M. hyorhinis is considered one of the etiological agents of arthritis in sucking pigs, but recently as seen, some strains can produce pneumonia that could not be distinguished from the mycoplasmosis caused by M. hyopneumoniae. The study was conducted to research the presence of Mycoplasma hyorhinis (M. hyorhinis ) in different regions of the country from exudates of pig lungs with typical EP lesions. Exudates from 280 pig lungs with typical EP lesions were studied using molecular techniques such as PCR, real time PCR and amplification of the 16S-23S rRNA. It was detected that the 66% of the samples studied resulted positive to M. hyorhinis, and the presence of this species was detected in all the provinces. Amplification and studies on the intergenic region 16S-23S of M. hyorhinis rRNA demonstrated the existing variability among strains of a same species. This study is the first report on M. hyorhinis detection in Cuba. PMID:24031686

  16. Mycoplasma genitalium: Is It a Sexually Transmitted Pathogen?

    PubMed

    Manhart, Lisa E; Kay, Noa

    2010-07-01

    Mycoplasma genitalium is an emerging pathogen that has been detected in the male and female reproductive tracts. It is an established cause of nongonococcal urethritis and evidence linking it to cervicitis, endometritis, and tubal factor infertility is accumulating. Whether a pathogen is sexually transmitted has important implications for clinical management because partner management strategies are an essential part of the treatment plan for sexually transmitted infections. However, mere detection in the genital tract and associations with reproductive tract disease are insufficient to conclude that an organism is sexually transmitted. Therefore, to assess whether M. genitalium is sexually transmitted, we evaluated the literature in terms of associations with established risk factors for other sexually transmitted infections, comparisons of sexually experienced individuals to nonsexually experienced individuals, consideration of other modes of transmission, assessment of concordant infection status among sexual partners, and examination of molecular strain typing in concordantly infected partners.

  17. Identification of Haemobartonella felis (Mycoplasma haemofelis) in captive nondomestic cats.

    PubMed

    Haefner, Monika; Burke, Thomas J; Kitchell, Barbara E; Lamont, Leigh A; Schaeffer, David J; Behr, Melissa; Messick, Joanne B

    2003-06-01

    This study was undertaken to determine whether Haemobartonella felis (Mycoplasma haemofelis), the causative bacterial agent of feline infectious anemia, infects nondomestic cats. Routine complete blood count and polymerase chain reaction (PCR) were performed to detect the gene for 16S ribosomal RNA for the organism. Sixty-four blood samples were collected from 54 nondomestic cats, including tigers (Panthera tigris), cheetahs (Acinonyx jubatus), lions (P. leo), mountain lions (Felis concolor), snow leopards (P. unica), and a jaguar (P. onca). Some cats were sampled on two or three different dates. Two tigers were positive for H. felis by PCR analysis. As previously described in domestic cats, the parasitemia appears to be intermittent in nondomestic cats.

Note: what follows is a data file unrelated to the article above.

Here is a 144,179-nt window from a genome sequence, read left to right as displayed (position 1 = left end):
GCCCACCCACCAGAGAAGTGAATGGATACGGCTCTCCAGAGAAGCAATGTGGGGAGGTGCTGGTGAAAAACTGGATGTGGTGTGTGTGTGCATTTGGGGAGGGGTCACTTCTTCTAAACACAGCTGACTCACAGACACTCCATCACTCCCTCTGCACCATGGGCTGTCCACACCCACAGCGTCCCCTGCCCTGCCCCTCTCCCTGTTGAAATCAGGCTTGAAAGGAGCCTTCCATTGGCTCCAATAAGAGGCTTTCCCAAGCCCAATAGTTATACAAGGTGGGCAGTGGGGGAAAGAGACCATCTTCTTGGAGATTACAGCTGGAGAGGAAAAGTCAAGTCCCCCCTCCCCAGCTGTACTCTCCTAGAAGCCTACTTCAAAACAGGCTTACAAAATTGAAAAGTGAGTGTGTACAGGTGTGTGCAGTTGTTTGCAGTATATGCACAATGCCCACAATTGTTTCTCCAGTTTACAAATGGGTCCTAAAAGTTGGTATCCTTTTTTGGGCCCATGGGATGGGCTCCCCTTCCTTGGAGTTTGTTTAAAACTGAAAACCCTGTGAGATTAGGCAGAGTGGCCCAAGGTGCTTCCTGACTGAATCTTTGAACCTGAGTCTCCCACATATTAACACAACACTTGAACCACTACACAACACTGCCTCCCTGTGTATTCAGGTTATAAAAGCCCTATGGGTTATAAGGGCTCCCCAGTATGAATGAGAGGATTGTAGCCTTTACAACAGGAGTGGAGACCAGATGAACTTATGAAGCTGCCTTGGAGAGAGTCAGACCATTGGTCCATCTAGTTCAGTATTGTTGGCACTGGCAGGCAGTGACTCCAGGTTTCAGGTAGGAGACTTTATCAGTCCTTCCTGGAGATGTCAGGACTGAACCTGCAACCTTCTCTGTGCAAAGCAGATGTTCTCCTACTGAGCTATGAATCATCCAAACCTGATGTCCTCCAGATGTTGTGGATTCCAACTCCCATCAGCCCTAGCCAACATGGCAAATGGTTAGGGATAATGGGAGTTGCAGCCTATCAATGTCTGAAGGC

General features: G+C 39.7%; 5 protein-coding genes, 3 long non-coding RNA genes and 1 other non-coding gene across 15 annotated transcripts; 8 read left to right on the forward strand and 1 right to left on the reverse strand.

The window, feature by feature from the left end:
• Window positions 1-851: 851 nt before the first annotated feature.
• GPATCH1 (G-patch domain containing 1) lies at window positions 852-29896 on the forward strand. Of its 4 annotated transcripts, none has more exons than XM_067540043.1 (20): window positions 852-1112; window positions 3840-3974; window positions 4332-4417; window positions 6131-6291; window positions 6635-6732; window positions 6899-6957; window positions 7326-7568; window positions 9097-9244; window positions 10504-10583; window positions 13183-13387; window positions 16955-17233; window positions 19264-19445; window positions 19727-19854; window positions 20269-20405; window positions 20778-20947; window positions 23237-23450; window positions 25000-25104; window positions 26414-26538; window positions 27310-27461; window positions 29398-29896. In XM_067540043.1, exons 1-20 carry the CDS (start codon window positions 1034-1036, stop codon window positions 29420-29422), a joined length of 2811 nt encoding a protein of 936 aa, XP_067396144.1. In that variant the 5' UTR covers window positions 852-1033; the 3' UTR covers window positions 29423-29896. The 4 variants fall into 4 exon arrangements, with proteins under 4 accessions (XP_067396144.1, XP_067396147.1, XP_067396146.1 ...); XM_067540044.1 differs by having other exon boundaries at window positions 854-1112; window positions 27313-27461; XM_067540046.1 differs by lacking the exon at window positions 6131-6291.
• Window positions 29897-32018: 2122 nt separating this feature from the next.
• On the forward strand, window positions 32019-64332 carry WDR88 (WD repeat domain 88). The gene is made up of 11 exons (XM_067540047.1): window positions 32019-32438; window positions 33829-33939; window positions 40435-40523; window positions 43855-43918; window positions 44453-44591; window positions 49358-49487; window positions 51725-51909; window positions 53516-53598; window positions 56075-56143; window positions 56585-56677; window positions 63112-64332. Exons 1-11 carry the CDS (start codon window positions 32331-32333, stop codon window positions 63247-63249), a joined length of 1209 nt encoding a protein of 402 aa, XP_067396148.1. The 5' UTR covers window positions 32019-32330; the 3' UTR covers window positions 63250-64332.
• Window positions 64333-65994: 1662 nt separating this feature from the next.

18. Mycoplasma bovis: Mechanisms of Resistance and Trends in Antimicrobial Susceptibility

    PubMed Central

    Lysnyansky, Inna; Ayling, Roger D.

    2016-01-01

    Mycoplasma bovis is a cell-wall-less bacterium and belongs to the class Mollicutes. It is the most important etiological agent of bovine mycoplasmoses in North America and Europe, causing respiratory disease, mastitis, otitis media, arthritis, and reproductive disease. Clinical disease associated with M. bovis is often chronic, debilitating, and poorly responsive to antimicrobial therapy, resulting in significant economic loss, the full extent of which is difficult to estimate. Until M. bovis vaccines are universally available, sanitary control measures and antimicrobial treatment are the only approaches that can be used in attempts to control M. bovis infections. However, in vitro studies show that many of the current M. bovis isolates circulating in Europe have high minimum inhibitory concentrations (MIC) for many of the commercially available antimicrobials. In this review we summarize the current MIC trends indicating the development of antimicrobial resistance in M. bovis as well as the known molecular mechanisms by which resistance is acquired. PMID:27199926

  19. Cold hemagglutinin cross-reactivity with Mycoplasma pneumoniae.

    PubMed Central

    Janney, F A; Lee, L T; Howe, C

    1978-01-01

    Convalescent sera from proven cases of infection with Mycoplasma pneumoniae, and rabbit antisera to M. pneumoniae and to human erythrocyte glycoprotein contained cold hemagglutinins which were reactive only for human erythrocytes. Only the human serum cold agglutinins were inhibited by soluble integral glycoproteins derived from human erythrocyte ghosts by treatment with chloroform-methanol. Rabbit antiserum to chloroform-methanol glycoprotein, as well as to M. pneumoniae, fixed complement with either M. pneumoniae or chloroform-methanol glycoprotein antigens. The findings support the hypothesis that the cold agglutinins elicited by M. pneumoniae infection represent a cross-reaction between determinants common to erythrocyte glycoprotein containing I antigen and the membrane of M. pneumoniae. PMID:83298

  20. A field study of Mycoplasma bovis infection in cattle.

    PubMed

    Feenstra, A; Bisgaard Madsen, E; Friis, N F; Meyling, A; Ahrens, P

    1991-05-01

    After an outbreak of mastitis in cattle caused by Mycoplasma bovis a study was made in 5 herds with recent cases (principal herds) and in 4 control herds. In the principal herds, M. bovis was isolated from milk samples, nasal swabs, and from one vaginal swab. M. bovis was also isolated from nasal swabs of calves in 2 of the 4 control herds, whereas all milk samples and vaginal swabs from the control herds were negative. Evaluation of serum antibody titres to M. bovis among non-mastitic animals of 3 principal herds and 1 control herd showed no difference in distribution of the titre values, which generally were low. However, cows excreting M. bovis in the milk had high antibody titres. The way of introduction to the herds and the spread of the infection within the herds could not be established by the study, which was supplemented by a DNA restriction fragment analysis of a number of M. bovis isolates.